Attorneys for a U.S. Air Force veteran accused of leaking classified information about Russian hacks targeting state election boards have signaled they will challenge whether the document in question truly contained classified national defense information.
Reality Winner’s defense this week notified federal prosecutors they intend to call J. William Leonard—the U.S. government’s former “classification czar”—as an expert witness at a trial scheduled to begin in October. Leonard served as director of the U.S. Information Security Oversight Office from 2002-2008.
Leonard is expected to testify about whether the document Winner is accused of leaking to online news publication The Intercept was actually closely held, according to her defense. The team is led by Baker Donelson partner Joe Whitley, former general counsel for the Department of Homeland Security.
Leonard also will be asked to testify as to whether there was any potential harm associated with the alleged leak, the defense notice said.
Winner, who was working for a National Security Agency contractor in Augusta when she was arrested, on June 3 will have spent one year in jail. She repeatedly has been denied bail by U.S. Magistrate Judge Brian Epps and U.S. District Chief Judge Randal Hall after the government branded her a national security risk.
The Trump administration has identified Winner as its first prosecution linked to a media leak. The Justice Department has charged Winner under the federal espionage statute, which is intended to prevent military secrets from being stolen for enemies of the United States.
Integral to the espionage charge Winner faces is whether the document in question includes designated “national defense information.” In a February ruling, Hall specified that such information includes “matters that directly or may reasonably be connected with the defense of the United States against its enemies.”
Hall said prosecutors must prove disclosure would potentially damage national defense or be useful to a foreign enemy in order to convict. The government must also prove the document was “closely held” and not available to the general public.
Justice Department attorneys with the National Security Division, assisted by U.S. Attorney Bobby Christine of the Southern District of Georgia, have used the espionage charge and claims that the document constituted national defense information to convene secret hearings, seal court pleadings and restrict Winner’s defense on where and how they may review or talk about information related to her defense without prior approval of a government classification officer.
The “national defense” designation also requires that anyone associated with Winner’s defense hold a government security clearance.
Leonard’s testimony also will include a review of information culled from public sources, including reports, workpapers, bulletins, news articles and other publicly available information, according to the defense notice. He’s also likely to address whether the document Winner is accused of leaking contained information that was “closely held.”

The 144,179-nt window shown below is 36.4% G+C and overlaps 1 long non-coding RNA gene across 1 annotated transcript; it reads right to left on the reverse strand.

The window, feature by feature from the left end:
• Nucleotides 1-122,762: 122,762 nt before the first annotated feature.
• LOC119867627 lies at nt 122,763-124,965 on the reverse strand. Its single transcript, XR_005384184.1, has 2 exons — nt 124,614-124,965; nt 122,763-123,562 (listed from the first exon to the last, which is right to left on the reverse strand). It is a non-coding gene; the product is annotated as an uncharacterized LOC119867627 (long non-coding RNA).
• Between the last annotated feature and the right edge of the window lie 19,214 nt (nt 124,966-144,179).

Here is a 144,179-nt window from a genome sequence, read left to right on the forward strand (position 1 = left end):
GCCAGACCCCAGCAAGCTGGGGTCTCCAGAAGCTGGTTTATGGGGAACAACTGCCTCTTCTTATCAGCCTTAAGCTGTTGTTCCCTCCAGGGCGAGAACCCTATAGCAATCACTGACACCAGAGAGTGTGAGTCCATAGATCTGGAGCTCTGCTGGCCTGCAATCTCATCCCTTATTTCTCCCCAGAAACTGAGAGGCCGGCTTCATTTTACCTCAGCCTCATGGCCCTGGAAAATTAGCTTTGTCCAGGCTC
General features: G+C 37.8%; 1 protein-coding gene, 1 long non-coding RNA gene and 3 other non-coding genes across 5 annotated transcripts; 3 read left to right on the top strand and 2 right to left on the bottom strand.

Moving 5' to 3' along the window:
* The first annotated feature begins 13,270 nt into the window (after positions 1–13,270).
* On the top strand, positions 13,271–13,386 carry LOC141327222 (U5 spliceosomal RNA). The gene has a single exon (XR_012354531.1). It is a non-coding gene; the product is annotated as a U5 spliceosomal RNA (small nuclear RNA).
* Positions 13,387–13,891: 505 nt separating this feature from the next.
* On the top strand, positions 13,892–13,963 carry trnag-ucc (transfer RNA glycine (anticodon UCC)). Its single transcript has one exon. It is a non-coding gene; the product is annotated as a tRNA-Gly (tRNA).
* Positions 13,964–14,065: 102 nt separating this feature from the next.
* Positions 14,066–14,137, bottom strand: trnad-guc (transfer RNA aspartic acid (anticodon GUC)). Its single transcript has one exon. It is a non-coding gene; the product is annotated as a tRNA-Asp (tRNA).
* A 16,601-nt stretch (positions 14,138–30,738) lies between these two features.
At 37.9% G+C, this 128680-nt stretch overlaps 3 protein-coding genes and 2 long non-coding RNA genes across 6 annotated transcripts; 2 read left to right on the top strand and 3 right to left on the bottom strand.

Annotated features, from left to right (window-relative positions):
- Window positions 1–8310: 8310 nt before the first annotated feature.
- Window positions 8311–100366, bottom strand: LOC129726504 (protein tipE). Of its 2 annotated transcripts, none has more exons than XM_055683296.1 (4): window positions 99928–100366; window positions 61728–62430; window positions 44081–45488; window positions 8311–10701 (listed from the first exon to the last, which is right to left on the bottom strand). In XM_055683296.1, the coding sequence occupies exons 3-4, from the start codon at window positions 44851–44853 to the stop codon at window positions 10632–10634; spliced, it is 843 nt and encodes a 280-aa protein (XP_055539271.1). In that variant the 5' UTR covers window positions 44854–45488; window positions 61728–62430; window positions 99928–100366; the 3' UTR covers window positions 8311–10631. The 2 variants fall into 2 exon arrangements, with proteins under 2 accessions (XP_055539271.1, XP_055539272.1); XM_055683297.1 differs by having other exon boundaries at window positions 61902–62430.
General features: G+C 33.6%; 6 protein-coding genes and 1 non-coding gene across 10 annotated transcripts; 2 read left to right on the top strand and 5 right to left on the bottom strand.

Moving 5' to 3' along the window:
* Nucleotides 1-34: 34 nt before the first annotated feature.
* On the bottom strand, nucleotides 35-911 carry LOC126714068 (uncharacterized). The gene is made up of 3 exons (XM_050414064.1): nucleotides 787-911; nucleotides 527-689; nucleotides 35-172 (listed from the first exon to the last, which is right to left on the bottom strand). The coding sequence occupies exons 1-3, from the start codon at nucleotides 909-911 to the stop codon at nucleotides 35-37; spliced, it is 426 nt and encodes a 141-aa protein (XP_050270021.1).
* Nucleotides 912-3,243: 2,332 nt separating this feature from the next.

Leonard spent 35 years in government, many of them assigned to the Defense Department, where he directed or had oversight of multiple government security programs.
He is currently the chief operating officer of the National Foundation for Democracy, which is dedicated to protecting computer networks against advanced and persistent hacks associated with cyberwarfare.
Leonard was responsible for declassifying information that was wrongly classified during George W. Bush’s administration. His rulings could only be reversed by an appeal to the president.
The document Winner is accused of leaking included specifics on attempts by Russian intelligence operatives in the run-up to the 2016 presidential election to hack state election systems through a voter registration-themed spear-phishing campaign, according to The Intercept, which published a story based on the leaked document two days after Winner’s arrest.
According to The Intercept, which also published a redacted version of the document, it provided specifics on how hackers attempted to infiltrate election systems by posing as an electronic voting vendor.
In August 2016—10 months before Winner’s arrest—the FBI sent a flash alert containing information similar to that in the document Winner is accused of leaking that warned states to be on the lookout for hackers targeting their election systems, according to a “60 Minutes” report.
Three weeks after Winner was arrested, the Homeland Security’s acting director of the Office of Intelligence and Analysis Cyber Division testified before the Senate Intelligence Committee about Russian hackers’ efforts to interfere with the 2016 presidential election and their success in penetrating some networks associated with state election systems, according to The Washington Post.
Three months after Winner’s arrest, Homeland Security belatedly notified 21 states that their election systems had been targeted in 2016 by suspected Russian hackers, according to The New York Times.
The defense has appealed to Hall to reverse Epps’ April 28 ruling—made at the government’s request—to stop them from issuing 40 subpoenas, including to the 21 states notified that their election systems had been targeted by Russian hackers.
Epps has already qualified Leonard as an expert in national defense information, and heard him testify at a secret hearing in April.
Leonard’s testimony could be key to Winner’s defense. In February, Hall, the trial judge, ruled that government documents marked for official use only “might provide the defendant with evidence that the NDI [national defense information] she allegedly leaked was neither closely held nor potentially damaging.”
That could include the allegedly leaked document. The redacted version published by The Intercept includes identification tags for unclassified, official use only and top secret.